Insulin Sensitivity Changes in Pregnant Mares

Insulin Sensitivity Changes in Pregnant Mares

"Mares in late pregnancy are insulin resistant relative to nonpregnant mares, and post-feeding blood insulin responses are greatly exaggerated in pregnant versus nonpregnant mares for feeds rich in nonstructural carbohydrates," Geor noted.

Photo: Anne M. Eberhardt/The Horse

The demands of pregnancy bring about physiological changes in animals and humans alike. One of those adaptations involves the metabolic process, and a team of researchers recently set out to determine how insulin sensitivity and glucose levels differ in pregnant mares from nonpregnant mares.

A team of researchers at the Virginia-Maryland Regional College of Veterinary Medicine examined 32 healthy pasture-fed Thoroughbred mares, 22 of which were in foal and 10 of which were not.

The researchers performed an intravenous glucose tolerance test to measure insulin sensitivity, acute insulin response to glucose, and glucose effectiveness when the pregnant mares were between 25 and 31 weeks of gestation (Period 1).

The mares were then divided into two groups--both of which included pregnant and nonpregnant mares. One group was fed a high-starch supplement (39% starch; starches are known to induce a high glycemic response) and the other a high-fat/fiber supplement (14% fat/70% fiber, which elicits a lower glycemic response). Further, the researchers collected hourly blood samples from a subset of 12 mares over a 24-hour period to measure insulin and glucose levels in response to ingesting the feed supplements. Insulin sensitivity and other measures of glucose and insulin dynamics were again assessed at 47 weeks of gestation (Period 2).

The test results showed:

  • During Period 1 the pregnant mares had lower insulin sensitivity and glucose effectiveness and higher acute insulin response to glucose than the nonpregnant mares;
  • From Period 1 to Period 2, insulin sensitivity decreased in the nonpregnant mares; and
  • Pregnant mares fed a high-starch diet had significantly higher glycemic and insulinemic responses compared to nonpregnant mares fed the same feed or pregnant and nonpregnant mares fed the high-fat/fiber feed.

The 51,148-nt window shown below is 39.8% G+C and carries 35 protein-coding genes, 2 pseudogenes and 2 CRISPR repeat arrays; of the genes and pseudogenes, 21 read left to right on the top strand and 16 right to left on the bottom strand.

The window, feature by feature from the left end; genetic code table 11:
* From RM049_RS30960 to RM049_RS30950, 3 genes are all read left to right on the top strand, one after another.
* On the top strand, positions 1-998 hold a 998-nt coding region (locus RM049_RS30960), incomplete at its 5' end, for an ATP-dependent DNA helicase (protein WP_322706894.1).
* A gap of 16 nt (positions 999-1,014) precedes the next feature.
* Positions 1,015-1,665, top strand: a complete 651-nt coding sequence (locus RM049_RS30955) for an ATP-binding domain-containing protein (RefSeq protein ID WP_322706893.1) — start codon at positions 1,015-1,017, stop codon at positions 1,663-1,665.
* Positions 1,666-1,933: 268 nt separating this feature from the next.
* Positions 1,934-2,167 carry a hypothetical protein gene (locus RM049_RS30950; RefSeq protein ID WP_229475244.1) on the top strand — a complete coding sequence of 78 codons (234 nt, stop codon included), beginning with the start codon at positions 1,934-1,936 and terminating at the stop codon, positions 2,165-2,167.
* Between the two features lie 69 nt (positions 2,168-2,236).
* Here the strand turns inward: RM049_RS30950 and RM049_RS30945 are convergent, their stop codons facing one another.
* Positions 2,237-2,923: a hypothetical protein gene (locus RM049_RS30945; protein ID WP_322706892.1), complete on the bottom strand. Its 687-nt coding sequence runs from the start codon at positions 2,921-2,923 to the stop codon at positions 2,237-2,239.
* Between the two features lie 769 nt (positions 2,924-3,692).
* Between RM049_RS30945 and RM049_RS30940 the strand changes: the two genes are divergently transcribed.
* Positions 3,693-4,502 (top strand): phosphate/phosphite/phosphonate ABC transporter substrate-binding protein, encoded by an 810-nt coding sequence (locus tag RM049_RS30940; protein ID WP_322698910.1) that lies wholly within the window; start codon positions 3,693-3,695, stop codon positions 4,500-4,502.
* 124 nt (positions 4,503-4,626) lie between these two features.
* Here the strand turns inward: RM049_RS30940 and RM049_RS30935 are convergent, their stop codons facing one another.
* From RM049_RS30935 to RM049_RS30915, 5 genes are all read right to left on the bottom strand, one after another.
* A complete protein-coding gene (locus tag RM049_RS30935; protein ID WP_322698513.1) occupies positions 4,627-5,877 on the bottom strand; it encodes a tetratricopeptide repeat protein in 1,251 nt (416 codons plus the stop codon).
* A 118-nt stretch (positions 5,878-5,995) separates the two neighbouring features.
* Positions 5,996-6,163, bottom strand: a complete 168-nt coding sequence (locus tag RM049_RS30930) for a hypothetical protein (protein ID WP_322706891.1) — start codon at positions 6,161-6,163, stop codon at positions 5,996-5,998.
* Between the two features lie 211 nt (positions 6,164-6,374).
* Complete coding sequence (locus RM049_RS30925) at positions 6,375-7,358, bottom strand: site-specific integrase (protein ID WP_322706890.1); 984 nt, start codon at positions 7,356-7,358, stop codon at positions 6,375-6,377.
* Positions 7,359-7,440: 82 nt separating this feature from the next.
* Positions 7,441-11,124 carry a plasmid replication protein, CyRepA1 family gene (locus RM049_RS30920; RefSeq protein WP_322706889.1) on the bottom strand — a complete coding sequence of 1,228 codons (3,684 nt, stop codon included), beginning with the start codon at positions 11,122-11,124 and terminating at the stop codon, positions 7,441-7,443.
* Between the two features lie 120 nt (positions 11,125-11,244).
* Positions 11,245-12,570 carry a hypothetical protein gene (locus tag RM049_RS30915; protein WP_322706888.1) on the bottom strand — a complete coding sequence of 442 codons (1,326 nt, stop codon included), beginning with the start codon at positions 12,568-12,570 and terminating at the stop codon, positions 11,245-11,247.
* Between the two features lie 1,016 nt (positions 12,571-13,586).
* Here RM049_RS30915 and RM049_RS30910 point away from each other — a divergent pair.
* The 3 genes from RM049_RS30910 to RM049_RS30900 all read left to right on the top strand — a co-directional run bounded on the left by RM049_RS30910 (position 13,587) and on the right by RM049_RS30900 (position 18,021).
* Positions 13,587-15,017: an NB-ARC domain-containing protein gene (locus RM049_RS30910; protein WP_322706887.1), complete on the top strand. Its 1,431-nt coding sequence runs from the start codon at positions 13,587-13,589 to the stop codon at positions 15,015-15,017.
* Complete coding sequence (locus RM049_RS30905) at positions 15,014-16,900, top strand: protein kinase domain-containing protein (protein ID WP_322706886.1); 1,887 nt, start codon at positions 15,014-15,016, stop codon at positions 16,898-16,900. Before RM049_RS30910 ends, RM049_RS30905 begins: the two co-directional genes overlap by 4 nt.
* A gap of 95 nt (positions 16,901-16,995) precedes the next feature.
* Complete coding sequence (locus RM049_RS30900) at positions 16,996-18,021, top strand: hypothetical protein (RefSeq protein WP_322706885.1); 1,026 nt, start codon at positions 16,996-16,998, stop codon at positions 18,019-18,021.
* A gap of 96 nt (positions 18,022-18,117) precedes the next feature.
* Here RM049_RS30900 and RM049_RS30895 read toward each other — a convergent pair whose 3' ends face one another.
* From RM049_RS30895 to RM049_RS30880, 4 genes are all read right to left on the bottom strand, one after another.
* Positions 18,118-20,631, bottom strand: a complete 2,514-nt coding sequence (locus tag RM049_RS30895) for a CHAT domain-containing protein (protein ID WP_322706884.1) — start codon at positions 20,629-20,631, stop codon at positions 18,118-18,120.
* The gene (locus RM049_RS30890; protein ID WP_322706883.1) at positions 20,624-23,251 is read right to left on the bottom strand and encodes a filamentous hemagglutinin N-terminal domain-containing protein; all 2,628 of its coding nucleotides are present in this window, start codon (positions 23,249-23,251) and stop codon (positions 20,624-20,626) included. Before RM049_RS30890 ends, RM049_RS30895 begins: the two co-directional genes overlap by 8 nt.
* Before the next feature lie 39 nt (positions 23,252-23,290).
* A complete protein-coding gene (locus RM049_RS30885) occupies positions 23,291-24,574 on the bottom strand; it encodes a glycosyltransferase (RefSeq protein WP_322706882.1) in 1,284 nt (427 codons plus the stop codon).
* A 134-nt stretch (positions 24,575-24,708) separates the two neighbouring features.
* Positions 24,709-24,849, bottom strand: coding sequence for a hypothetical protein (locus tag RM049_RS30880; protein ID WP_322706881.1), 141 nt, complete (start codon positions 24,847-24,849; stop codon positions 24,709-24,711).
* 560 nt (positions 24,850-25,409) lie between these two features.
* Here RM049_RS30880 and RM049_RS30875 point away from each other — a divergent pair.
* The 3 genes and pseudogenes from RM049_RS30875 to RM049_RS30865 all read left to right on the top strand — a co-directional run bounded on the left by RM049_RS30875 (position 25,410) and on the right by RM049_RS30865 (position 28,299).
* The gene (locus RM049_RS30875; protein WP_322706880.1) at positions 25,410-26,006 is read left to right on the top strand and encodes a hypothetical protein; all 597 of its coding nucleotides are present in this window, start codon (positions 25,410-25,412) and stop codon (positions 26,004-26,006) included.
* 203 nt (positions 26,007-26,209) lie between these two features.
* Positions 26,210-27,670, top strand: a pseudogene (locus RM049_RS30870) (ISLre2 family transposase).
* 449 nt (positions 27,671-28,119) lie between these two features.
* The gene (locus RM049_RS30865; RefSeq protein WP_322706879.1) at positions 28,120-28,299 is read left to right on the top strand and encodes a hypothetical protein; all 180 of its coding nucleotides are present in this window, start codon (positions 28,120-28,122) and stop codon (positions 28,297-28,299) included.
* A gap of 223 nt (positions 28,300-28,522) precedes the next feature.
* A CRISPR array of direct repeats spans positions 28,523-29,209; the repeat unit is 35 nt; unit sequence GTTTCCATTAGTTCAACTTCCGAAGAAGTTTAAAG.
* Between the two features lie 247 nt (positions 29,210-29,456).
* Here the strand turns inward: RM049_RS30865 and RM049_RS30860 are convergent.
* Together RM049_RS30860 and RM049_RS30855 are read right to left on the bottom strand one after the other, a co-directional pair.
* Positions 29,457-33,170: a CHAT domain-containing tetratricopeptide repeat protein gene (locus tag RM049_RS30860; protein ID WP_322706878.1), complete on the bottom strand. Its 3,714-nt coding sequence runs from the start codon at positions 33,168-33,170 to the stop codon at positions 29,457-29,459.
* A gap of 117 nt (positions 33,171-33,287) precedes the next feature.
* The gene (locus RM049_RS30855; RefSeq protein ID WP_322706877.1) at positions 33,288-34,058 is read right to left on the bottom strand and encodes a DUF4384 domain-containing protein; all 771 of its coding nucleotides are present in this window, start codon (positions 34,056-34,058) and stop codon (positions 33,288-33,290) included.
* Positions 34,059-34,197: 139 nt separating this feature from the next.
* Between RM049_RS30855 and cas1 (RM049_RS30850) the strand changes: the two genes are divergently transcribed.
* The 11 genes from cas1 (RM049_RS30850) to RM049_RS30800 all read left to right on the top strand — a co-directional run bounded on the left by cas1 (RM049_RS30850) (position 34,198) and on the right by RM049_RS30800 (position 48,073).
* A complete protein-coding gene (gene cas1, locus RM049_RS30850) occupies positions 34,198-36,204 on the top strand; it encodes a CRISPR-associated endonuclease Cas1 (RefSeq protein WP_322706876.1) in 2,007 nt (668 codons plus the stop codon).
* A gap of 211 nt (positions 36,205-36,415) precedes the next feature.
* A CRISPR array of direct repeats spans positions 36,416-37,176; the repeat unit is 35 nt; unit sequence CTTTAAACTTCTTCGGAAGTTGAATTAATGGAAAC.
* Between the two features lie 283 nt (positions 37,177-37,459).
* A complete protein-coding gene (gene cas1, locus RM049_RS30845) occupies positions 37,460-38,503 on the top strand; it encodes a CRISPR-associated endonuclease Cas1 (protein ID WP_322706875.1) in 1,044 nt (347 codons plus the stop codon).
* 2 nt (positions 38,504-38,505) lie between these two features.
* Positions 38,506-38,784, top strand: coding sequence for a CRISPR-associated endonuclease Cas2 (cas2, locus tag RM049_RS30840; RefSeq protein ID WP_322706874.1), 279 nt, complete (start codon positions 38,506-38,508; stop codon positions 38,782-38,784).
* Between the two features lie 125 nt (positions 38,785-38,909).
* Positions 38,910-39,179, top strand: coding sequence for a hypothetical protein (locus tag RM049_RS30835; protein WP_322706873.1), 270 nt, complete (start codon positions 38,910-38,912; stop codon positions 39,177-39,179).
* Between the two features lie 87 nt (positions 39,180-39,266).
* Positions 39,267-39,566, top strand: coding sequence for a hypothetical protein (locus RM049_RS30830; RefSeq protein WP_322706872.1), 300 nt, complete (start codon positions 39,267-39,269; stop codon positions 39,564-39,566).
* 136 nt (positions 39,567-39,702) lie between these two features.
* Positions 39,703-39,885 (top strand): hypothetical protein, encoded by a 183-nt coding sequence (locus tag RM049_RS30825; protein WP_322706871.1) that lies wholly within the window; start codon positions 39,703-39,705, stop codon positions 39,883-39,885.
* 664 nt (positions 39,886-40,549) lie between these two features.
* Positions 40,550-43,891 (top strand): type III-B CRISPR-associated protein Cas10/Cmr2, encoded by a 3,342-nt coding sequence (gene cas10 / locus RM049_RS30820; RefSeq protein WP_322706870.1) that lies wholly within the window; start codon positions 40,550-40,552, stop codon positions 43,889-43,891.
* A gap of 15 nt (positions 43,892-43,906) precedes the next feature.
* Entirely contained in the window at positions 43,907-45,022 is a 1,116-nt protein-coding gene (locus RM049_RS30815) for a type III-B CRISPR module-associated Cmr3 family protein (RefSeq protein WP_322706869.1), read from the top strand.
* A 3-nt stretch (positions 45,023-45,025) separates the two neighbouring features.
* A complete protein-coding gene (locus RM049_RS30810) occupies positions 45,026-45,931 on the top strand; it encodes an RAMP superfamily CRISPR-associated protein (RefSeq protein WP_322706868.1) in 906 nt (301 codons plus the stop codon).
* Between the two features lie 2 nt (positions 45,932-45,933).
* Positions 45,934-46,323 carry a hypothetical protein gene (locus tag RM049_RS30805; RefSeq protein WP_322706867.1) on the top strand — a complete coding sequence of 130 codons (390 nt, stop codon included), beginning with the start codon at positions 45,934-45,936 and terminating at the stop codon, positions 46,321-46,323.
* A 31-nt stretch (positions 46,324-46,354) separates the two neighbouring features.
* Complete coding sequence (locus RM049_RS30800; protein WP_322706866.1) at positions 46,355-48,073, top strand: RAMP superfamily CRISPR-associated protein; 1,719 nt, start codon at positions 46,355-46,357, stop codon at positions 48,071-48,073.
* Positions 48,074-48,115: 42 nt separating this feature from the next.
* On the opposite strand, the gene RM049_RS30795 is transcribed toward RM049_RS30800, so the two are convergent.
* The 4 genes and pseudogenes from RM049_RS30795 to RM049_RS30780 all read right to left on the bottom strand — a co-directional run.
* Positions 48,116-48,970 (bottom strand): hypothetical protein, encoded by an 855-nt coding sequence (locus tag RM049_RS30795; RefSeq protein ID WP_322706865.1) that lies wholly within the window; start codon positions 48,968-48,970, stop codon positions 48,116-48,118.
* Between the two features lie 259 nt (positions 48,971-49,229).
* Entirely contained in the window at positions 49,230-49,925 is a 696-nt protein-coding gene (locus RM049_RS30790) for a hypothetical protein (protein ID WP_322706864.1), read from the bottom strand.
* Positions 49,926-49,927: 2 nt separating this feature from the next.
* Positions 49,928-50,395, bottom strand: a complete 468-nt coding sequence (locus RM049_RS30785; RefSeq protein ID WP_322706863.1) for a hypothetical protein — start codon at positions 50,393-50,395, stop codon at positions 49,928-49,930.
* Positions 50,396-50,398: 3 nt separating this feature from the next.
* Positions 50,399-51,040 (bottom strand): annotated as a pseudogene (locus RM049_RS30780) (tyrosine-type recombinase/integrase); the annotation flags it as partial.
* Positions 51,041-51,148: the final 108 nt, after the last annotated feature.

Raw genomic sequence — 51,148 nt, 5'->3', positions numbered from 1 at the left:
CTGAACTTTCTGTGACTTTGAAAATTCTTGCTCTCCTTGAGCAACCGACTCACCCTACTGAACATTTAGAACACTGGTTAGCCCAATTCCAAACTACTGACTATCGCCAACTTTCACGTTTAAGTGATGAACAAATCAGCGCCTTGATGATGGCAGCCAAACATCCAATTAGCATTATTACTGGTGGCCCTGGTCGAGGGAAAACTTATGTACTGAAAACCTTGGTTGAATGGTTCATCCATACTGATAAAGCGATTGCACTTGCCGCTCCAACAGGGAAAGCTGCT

"Mares in late pregnancy are insulin resistant relative to nonpregnant mares, and post-feeding blood insulin responses are greatly exaggerated in pregnant versus nonpregnant mares for feeds rich in nonstructural carbohydrates (mainly starch in the case of the feed used in this study)," explained Raymond J. Geor, BVSc, PhD, Dipl. ACVIM, professor and chairman of Large Animal Clinical Sciences at Michigan State University, and author on the study.

He also explained that the exaggerated post-feeding insulin responses could indicate that some pregnant mares are at risk for laminitis, as high insulin concentration might be a risk factor for that condition.

"Careful attention to diet is particularly important for pregnant mares with a history of metabolic syndrome-associated laminitis, with control of dietary nonstructural carbohydrates (e.g. restricted use of grain-based feeds)," Geor suggested to owners. "As well, avoid overfeeding that causes or exacerbates obesity, because this will also worsen insulin resistance and hyperinsulinemia."

This study, "Evaluation of the effects of pregnancy on insulin sensitivity, insulin secretion, and glucose dynamics in Thoroughbred mares," was published in the May 2011 issue of the American Journal of Veterinary Research. The abstract is available on PubMed.

About the Author

Natalie DeFee Mendik, MA

Freelance journalist Natalie DeFee Mendik is a multiple American Horse Publications editorial and graphics awards winner specializing in equestrian media. She holds an MA in English from Colorado State University and an International Federation of Journalists' International press card, and is a member of the International Alliance of Equestrian Journalists. With over three decades of horse experience, Natalie’s main equine interests are dressage and vaulting. Having lived and ridden in England, Switzerland, and various parts of the United States, Natalie currently resides in Colorado with her husband and two girls.

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